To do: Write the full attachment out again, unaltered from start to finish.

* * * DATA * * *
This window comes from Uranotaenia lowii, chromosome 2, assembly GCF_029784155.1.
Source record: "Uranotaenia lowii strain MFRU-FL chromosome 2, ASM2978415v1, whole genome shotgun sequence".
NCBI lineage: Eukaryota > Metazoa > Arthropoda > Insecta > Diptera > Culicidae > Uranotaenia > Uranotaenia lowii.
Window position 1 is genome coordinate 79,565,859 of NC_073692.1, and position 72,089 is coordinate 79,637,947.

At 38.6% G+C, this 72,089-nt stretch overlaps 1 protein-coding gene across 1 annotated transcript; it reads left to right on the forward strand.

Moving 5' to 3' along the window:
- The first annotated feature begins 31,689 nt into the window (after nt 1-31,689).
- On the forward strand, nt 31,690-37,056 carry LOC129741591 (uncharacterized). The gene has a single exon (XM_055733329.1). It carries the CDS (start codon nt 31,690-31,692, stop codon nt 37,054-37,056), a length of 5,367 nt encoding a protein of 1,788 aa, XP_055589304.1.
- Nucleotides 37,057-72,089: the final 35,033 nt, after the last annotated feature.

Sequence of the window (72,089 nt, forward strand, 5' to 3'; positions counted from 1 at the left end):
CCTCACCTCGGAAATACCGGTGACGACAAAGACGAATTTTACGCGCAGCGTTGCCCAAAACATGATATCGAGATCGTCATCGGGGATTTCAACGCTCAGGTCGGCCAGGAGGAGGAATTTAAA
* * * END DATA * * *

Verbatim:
This window comes from Uranotaenia lowii, chromosome 2, assembly GCF_029784155.1.
Source record: "Uranotaenia lowii strain MFRU-FL chromosome 2, ASM2978415v1, whole genome shotgun sequence".
NCBI lineage: Eukaryota > Metazoa > Arthropoda > Insecta > Diptera > Culicidae > Uranotaenia > Uranotaenia lowii.
Window position 1 is genome coordinate 79,565,859 of NC_073692.1, and position 72,089 is coordinate 79,637,947.

At 38.6% G+C, this 72,089-nt stretch overlaps 1 protein-coding gene across 1 annotated transcript; it reads left to right on the forward strand.

Moving 5' to 3' along the window:
- The first annotated feature begins 31,689 nt into the window (after nt 1-31,689).
- On the forward strand, nt 31,690-37,056 carry LOC129741591 (uncharacterized). The gene has a single exon (XM_055733329.1). It carries the CDS (start codon nt 31,690-31,692, stop codon nt 37,054-37,056), a length of 5,367 nt encoding a protein of 1,788 aa, XP_055589304.1.
- Nucleotides 37,057-72,089: the final 35,033 nt, after the last annotated feature.

Sequence of the window (72,089 nt, forward strand, 5' to 3'; positions counted from 1 at the left end):
CCTCACCTCGGAAATACCGGTGACGACAAAGACGAATTTTACGCGCAGCGTTGCCCAAAACATGATATCGAGATCGTCATCGGGGATTTCAACGCTCAGGTCGGCCAGGAGGAGGAATTTAAA